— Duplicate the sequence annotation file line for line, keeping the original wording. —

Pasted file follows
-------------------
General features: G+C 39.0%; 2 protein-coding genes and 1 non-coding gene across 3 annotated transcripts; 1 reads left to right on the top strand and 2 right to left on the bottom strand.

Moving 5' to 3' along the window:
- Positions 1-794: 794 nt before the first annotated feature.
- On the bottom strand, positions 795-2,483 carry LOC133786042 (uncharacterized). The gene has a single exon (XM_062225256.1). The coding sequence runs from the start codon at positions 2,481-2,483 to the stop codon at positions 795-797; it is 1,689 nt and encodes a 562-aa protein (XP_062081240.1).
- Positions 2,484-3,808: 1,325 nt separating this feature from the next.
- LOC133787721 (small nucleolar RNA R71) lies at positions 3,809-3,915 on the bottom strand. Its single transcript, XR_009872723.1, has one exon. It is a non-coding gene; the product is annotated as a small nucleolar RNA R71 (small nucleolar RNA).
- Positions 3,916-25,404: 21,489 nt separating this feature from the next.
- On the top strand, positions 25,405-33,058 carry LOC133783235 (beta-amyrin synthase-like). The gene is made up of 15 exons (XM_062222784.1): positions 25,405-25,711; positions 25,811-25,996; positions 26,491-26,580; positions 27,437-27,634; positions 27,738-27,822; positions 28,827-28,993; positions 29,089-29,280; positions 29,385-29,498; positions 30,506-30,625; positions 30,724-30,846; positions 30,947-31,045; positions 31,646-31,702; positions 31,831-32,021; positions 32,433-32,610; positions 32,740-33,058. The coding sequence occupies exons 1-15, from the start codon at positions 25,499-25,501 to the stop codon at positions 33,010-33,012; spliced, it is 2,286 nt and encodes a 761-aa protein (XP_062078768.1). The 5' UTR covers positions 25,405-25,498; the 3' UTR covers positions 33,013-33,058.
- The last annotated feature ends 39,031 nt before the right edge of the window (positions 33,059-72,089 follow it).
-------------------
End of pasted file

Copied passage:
General features: G+C 39.0%; 2 protein-coding genes and 1 non-coding gene across 3 annotated transcripts; 1 reads left to right on the top strand and 2 right to left on the bottom strand.

Moving 5' to 3' along the window:
- Positions 1-794: 794 nt before the first annotated feature.
- On the bottom strand, positions 795-2,483 carry LOC133786042 (uncharacterized). The gene has a single exon (XM_062225256.1). The coding sequence runs from the start codon at positions 2,481-2,483 to the stop codon at positions 795-797; it is 1,689 nt and encodes a 562-aa protein (XP_062081240.1).
- Positions 2,484-3,808: 1,325 nt separating this feature from the next.
- LOC133787721 (small nucleolar RNA R71) lies at positions 3,809-3,915 on the bottom strand. Its single transcript, XR_009872723.1, has one exon. It is a non-coding gene; the product is annotated as a small nucleolar RNA R71 (small nucleolar RNA).
- Positions 3,916-25,404: 21,489 nt separating this feature from the next.
- On the top strand, positions 25,405-33,058 carry LOC133783235 (beta-amyrin synthase-like). The gene is made up of 15 exons (XM_062222784.1): positions 25,405-25,711; positions 25,811-25,996; positions 26,491-26,580; positions 27,437-27,634; positions 27,738-27,822; positions 28,827-28,993; positions 29,089-29,280; positions 29,385-29,498; positions 30,506-30,625; positions 30,724-30,846; positions 30,947-31,045; positions 31,646-31,702; positions 31,831-32,021; positions 32,433-32,610; positions 32,740-33,058. The coding sequence occupies exons 1-15, from the start codon at positions 25,499-25,501 to the stop codon at positions 33,010-33,012; spliced, it is 2,286 nt and encodes a 761-aa protein (XP_062078768.1). The 5' UTR covers positions 25,405-25,498; the 3' UTR covers positions 33,013-33,058.
- The last annotated feature ends 39,031 nt before the right edge of the window (positions 33,059-72,089 follow it).